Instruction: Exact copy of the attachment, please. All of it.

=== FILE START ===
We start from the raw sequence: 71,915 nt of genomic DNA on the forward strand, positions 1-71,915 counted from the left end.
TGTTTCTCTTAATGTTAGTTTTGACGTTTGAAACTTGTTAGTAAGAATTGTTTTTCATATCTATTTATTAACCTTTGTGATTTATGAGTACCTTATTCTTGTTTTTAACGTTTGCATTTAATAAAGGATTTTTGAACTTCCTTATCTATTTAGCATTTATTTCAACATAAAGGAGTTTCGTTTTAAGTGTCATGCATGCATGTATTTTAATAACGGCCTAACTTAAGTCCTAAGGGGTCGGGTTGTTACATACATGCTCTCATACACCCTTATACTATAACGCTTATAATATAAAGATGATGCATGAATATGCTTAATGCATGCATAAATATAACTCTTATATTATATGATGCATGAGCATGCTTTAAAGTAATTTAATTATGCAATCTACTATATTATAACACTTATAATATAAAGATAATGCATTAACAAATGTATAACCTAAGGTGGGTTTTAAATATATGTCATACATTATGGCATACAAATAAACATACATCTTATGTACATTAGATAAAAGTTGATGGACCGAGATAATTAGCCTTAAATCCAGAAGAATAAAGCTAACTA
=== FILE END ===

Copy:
We start from the raw sequence: 71,915 nt of genomic DNA on the forward strand, positions 1-71,915 counted from the left end.
TGTTTCTCTTAATGTTAGTTTTGACGTTTGAAACTTGTTAGTAAGAATTGTTTTTCATATCTATTTATTAACCTTTGTGATTTATGAGTACCTTATTCTTGTTTTTAACGTTTGCATTTAATAAAGGATTTTTGAACTTCCTTATCTATTTAGCATTTATTTCAACATAAAGGAGTTTCGTTTTAAGTGTCATGCATGCATGTATTTTAATAACGGCCTAACTTAAGTCCTAAGGGGTCGGGTTGTTACATACATGCTCTCATACACCCTTATACTATAACGCTTATAATATAAAGATGATGCATGAATATGCTTAATGCATGCATAAATATAACTCTTATATTATATGATGCATGAGCATGCTTTAAAGTAATTTAATTATGCAATCTACTATATTATAACACTTATAATATAAAGATAATGCATTAACAAATGTATAACCTAAGGTGGGTTTTAAATATATGTCATACATTATGGCATACAAATAAACATACATCTTATGTACATTAGATAAAAGTTGATGGACCGAGATAATTAGCCTTAAATCCAGAAGAATAAAGCTAACTA